Europeans discovered the wonders of a private villa holiday a couple of decades ago, but the concept has only really taken hold in Asia over the last five years. Destinations in the East may lack the heritage surrounds, quaint village architecture and promenade cafes of say France or Italy, but the villa experience is equally, if not more rewarding when enjoyed amid jaw dropping tropical localities and attended to by smiling, hospitable staff. Our villa expert Max Vee reminisces on the old and relishes the new.
Although my parents generally opted for self-catering on our annual holidays to the seaside, you would hardly call the houses they chose private villas
. The holiday homes we rented out, though private, were often faded affairs, probably left to someone when their aged aunt passed away and then let out in the summer months to pay for the owners' far more exotic jaunts abroad.
Although I still have a pleasant pavlovian response to the smell of sea salt and rising damp — an olfactory cocktail that brings a smile to my face no doubt through associations with freedom from exams — when I cast my mind's eye rather than my nose back to those halcyon days on the Suffolk coast, images of dust and stained crockery dominate the scene.
A few of my wealthier school friends disappeared to France every summer back then to stay with their parents in refurbished farmhouses, but when I was invited on such an excursion one year I was disappointed to discover that even these continental conversions rarely came with a pool and the only services we were treated to was when the farmer's wife handed over the keys or we set up a badminton net in the garden.
Contemporary manifestations of the holiday home
genre in the West are admittedly a little more sophisticated, with private pools
and flat screen TVs an almost expected inclusion, but when you compare the levels and comfort, range of facilities on offer and types of services included in places like Phuket
, Koh Samui
, the overall experience is still worlds apart, and I mean more than geographically.
In my extensive, and I admit very fortunate experience of staying in private villas around Asia, two USPs elevate the vast majority of them from the divine to the splendiferous — and it's not the private pool or flat screen TVs that impress.
I am not a fan of extravagance, even in a luxury setting, so neither the finest leather sofa nor the most crystal laden chandelier will inspire gasps of "lux-hileration". What floats my exclusive boat is the sense of space and personal freedom a private villa delivers. In fact, on arrival I usually spend the first hour exploring all the places I can pass hours lounging, munching or taking in the meditative views, which happily are all essential activities when writing a useful review of the place.
Kind tropical climates tend to inspire architects to opt for a tempting blend of in- and outdoor alternatives, and I make it a mission to test their vision, dividing my downtime between sun blasted repose, shaded prose, submerged reverie, bubble-soaked sighs, gin-sipping bar time, al fresco gluttony and air-cooled movie marathons. Simply by choosing which parts of the property to pass time in, I quickly fall into a relishable routine that's only broken by a somewhat traditional urge to sleep in a bed and the pesky need to check emails, the latter usually preceding the former.
Of course, you could argue that all these pleasures are also available in a good resort, but even in the best hotels there usually comes a time when you have to brave the public eye in your ill chosen paisley board shorts or feel obliged to don a pair of chinos and loafers while checking out the two-for-one cocktails. In a villa it's off with the socks, on with the boxers and threadbare Bowie tour T-shirt and let the endless personal drifting begin.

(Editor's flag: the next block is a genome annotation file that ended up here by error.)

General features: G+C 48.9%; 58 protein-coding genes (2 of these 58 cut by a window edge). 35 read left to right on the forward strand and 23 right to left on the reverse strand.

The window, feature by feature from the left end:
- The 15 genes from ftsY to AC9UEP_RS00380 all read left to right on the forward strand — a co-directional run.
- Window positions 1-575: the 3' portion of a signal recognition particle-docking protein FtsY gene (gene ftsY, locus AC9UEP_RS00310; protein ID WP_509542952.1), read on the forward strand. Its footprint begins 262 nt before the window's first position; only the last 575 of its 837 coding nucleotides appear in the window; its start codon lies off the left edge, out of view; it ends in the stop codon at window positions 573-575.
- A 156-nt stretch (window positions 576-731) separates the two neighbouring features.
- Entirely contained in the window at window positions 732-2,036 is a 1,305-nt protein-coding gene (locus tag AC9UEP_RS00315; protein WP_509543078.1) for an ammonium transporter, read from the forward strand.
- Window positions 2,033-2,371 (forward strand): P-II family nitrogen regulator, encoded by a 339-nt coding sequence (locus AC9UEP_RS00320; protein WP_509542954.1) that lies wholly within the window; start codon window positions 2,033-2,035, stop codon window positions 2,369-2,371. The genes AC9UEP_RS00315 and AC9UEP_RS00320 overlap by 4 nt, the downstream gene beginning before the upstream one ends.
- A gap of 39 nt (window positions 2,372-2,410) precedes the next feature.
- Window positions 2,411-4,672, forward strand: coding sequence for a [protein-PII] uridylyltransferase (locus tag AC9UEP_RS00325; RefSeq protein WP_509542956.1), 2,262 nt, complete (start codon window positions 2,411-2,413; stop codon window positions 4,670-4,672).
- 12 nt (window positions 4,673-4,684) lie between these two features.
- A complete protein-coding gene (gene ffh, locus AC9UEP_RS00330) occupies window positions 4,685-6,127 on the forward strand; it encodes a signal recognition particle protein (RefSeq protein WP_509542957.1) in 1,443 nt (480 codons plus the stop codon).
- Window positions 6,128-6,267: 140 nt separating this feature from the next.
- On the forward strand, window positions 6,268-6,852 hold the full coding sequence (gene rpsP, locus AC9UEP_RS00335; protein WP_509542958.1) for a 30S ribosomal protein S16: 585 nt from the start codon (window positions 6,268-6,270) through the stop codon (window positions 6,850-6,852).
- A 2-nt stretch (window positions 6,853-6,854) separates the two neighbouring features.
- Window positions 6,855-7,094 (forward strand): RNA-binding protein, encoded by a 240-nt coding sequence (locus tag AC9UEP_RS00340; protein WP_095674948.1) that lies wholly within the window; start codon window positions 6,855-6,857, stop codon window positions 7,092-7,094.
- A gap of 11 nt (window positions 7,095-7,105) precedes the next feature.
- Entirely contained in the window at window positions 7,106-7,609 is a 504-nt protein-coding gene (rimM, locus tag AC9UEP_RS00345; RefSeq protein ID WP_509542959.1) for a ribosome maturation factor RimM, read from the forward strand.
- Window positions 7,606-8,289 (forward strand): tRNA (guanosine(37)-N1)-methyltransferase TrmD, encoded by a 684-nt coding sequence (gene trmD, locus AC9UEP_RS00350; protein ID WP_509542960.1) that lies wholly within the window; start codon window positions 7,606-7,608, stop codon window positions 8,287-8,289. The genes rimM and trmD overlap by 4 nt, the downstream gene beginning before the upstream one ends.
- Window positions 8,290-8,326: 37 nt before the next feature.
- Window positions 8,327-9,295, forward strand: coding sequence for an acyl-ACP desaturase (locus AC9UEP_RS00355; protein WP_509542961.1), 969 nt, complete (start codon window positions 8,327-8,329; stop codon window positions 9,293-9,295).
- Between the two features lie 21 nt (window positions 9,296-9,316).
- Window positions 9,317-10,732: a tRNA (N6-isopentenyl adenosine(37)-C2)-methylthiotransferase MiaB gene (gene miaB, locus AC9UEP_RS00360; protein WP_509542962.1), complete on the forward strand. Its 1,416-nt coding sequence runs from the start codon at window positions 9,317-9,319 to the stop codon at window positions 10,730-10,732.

This naturally brings me to the second great benefit of a private villa stay —the staff. I have quickly and happily discovered that in the best run holiday properties these people are a breed of their own. Being born into cultures (especially Thai and Balinese) that see hospitality as a positive personality trait they are genuinely
keen to make you feel relaxed, comfortable and well taken care of. Even more gratifying is that they are either trained to be or intrinsically tolerant of foreign peculiarities ( I personally think the latter), so the sight of a crumpled, tomato-skinned alien dragging himself to the breakfast bar for a plate of scrambled eggs and a Bloody Mary not only leaves them totally un-phased, but actually inspires in them a desire to make your life as wistful and uncomplicated as possible.
I actually remember the names of the people that took care of me in many of the private homes I have stayed in more readily than the name of the villas themselves. There was Ton on Phuket who subtly selected a soundtrack from the iPad to go with every meal that perfectly suited my mood, Dolly on Samui who explained the antique artistic treasures that went into building Samudra (ok, I remember the villa name too — spectacular), Rosie in Seminyak, who introduced me to Gado Gado, a simple but exquisite Indonesian dish I have sought out ever since but never found one like hers, and the inimitable May, also on Samui who decided I needed a regular neck and shoulder massage to feel more "sabai", and she was definitely not wrong.
Such delightful local characters and the generous, tailored spaces they dutifully patrol during a personalised island respite are what for me make private villas a unquestionable holiday utopia. The entire obliging experience is certainly a far cry from the weather beaten solace of the modest family retreats in my formative years. I just wish lemongrass smelled a little more like mould.
by LVH Marketing